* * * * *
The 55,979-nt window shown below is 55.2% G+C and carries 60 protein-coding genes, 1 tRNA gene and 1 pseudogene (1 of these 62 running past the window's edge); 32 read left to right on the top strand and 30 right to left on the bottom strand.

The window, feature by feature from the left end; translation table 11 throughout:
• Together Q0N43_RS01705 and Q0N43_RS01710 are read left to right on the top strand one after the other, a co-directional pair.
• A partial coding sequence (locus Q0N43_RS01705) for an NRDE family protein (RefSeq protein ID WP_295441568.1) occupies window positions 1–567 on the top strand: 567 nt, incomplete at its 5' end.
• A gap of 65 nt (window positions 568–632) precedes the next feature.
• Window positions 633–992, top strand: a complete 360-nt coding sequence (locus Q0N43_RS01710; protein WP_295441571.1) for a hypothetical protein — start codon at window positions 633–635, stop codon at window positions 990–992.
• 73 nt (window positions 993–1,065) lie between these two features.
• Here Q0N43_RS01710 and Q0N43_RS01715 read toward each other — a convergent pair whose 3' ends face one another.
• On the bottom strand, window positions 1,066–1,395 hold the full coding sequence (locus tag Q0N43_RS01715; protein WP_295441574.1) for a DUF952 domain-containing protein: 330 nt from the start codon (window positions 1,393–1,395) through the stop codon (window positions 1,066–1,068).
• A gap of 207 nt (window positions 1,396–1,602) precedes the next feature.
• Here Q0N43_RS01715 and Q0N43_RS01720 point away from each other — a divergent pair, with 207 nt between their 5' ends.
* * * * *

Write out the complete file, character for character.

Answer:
The 55,979-nt window shown below is 55.2% G+C and carries 60 protein-coding genes, 1 tRNA gene and 1 pseudogene (1 of these 62 running past the window's edge); 32 read left to right on the top strand and 30 right to left on the bottom strand.

The window, feature by feature from the left end; translation table 11 throughout:
• Together Q0N43_RS01705 and Q0N43_RS01710 are read left to right on the top strand one after the other, a co-directional pair.
• A partial coding sequence (locus Q0N43_RS01705) for an NRDE family protein (RefSeq protein ID WP_295441568.1) occupies window positions 1–567 on the top strand: 567 nt, incomplete at its 5' end.
• A gap of 65 nt (window positions 568–632) precedes the next feature.
• Window positions 633–992, top strand: a complete 360-nt coding sequence (locus Q0N43_RS01710; protein WP_295441571.1) for a hypothetical protein — start codon at window positions 633–635, stop codon at window positions 990–992.
• 73 nt (window positions 993–1,065) lie between these two features.
• Here Q0N43_RS01710 and Q0N43_RS01715 read toward each other — a convergent pair whose 3' ends face one another.
• On the bottom strand, window positions 1,066–1,395 hold the full coding sequence (locus tag Q0N43_RS01715; protein WP_295441574.1) for a DUF952 domain-containing protein: 330 nt from the start codon (window positions 1,393–1,395) through the stop codon (window positions 1,066–1,068).
• A gap of 207 nt (window positions 1,396–1,602) precedes the next feature.
• Here Q0N43_RS01715 and Q0N43_RS01720 point away from each other — a divergent pair, with 207 nt between their 5' ends.